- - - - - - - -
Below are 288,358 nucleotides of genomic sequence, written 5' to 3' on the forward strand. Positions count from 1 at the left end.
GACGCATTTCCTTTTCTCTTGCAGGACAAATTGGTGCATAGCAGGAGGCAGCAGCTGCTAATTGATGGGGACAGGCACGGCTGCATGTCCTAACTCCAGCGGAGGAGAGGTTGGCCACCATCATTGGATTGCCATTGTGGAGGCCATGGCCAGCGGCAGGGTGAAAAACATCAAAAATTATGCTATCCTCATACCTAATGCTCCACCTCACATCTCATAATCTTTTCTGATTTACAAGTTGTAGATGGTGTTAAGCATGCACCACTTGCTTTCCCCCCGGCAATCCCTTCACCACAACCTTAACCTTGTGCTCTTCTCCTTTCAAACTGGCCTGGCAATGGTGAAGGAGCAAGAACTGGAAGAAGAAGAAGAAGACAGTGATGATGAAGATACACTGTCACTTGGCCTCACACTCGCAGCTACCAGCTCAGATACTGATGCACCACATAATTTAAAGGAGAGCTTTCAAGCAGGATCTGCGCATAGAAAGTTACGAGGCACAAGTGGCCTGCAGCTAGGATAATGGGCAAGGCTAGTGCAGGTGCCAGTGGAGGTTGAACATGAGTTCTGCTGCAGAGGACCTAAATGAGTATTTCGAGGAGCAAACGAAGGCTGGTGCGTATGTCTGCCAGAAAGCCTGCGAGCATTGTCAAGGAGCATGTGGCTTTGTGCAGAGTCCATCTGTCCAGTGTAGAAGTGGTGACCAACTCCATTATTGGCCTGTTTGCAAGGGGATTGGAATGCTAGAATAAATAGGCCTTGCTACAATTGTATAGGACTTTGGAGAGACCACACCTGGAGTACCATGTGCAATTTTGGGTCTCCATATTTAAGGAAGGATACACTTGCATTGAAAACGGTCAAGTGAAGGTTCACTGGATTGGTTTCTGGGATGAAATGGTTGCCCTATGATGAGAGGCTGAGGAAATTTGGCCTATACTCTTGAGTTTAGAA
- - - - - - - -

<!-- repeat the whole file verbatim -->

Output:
Below are 288,358 nucleotides of genomic sequence, written 5' to 3' on the forward strand. Positions count from 1 at the left end.
GACGCATTTCCTTTTCTCTTGCAGGACAAATTGGTGCATAGCAGGAGGCAGCAGCTGCTAATTGATGGGGACAGGCACGGCTGCATGTCCTAACTCCAGCGGAGGAGAGGTTGGCCACCATCATTGGATTGCCATTGTGGAGGCCATGGCCAGCGGCAGGGTGAAAAACATCAAAAATTATGCTATCCTCATACCTAATGCTCCACCTCACATCTCATAATCTTTTCTGATTTACAAGTTGTAGATGGTGTTAAGCATGCACCACTTGCTTTCCCCCCGGCAATCCCTTCACCACAACCTTAACCTTGTGCTCTTCTCCTTTCAAACTGGCCTGGCAATGGTGAAGGAGCAAGAACTGGAAGAAGAAGAAGAAGACAGTGATGATGAAGATACACTGTCACTTGGCCTCACACTCGCAGCTACCAGCTCAGATACTGATGCACCACATAATTTAAAGGAGAGCTTTCAAGCAGGATCTGCGCATAGAAAGTTACGAGGCACAAGTGGCCTGCAGCTAGGATAATGGGCAAGGCTAGTGCAGGTGCCAGTGGAGGTTGAACATGAGTTCTGCTGCAGAGGACCTAAATGAGTATTTCGAGGAGCAAACGAAGGCTGGTGCGTATGTCTGCCAGAAAGCCTGCGAGCATTGTCAAGGAGCATGTGGCTTTGTGCAGAGTCCATCTGTCCAGTGTAGAAGTGGTGACCAACTCCATTATTGGCCTGTTTGCAAGGGGATTGGAATGCTAGAATAAATAGGCCTTGCTACAATTGTATAGGACTTTGGAGAGACCACACCTGGAGTACCATGTGCAATTTTGGGTCTCCATATTTAAGGAAGGATACACTTGCATTGAAAACGGTCAAGTGAAGGTTCACTGGATTGGTTTCTGGGATGAAATGGTTGCCCTATGATGAGAGGCTGAGGAAATTTGGCCTATACTCTTGAGTTTAGAA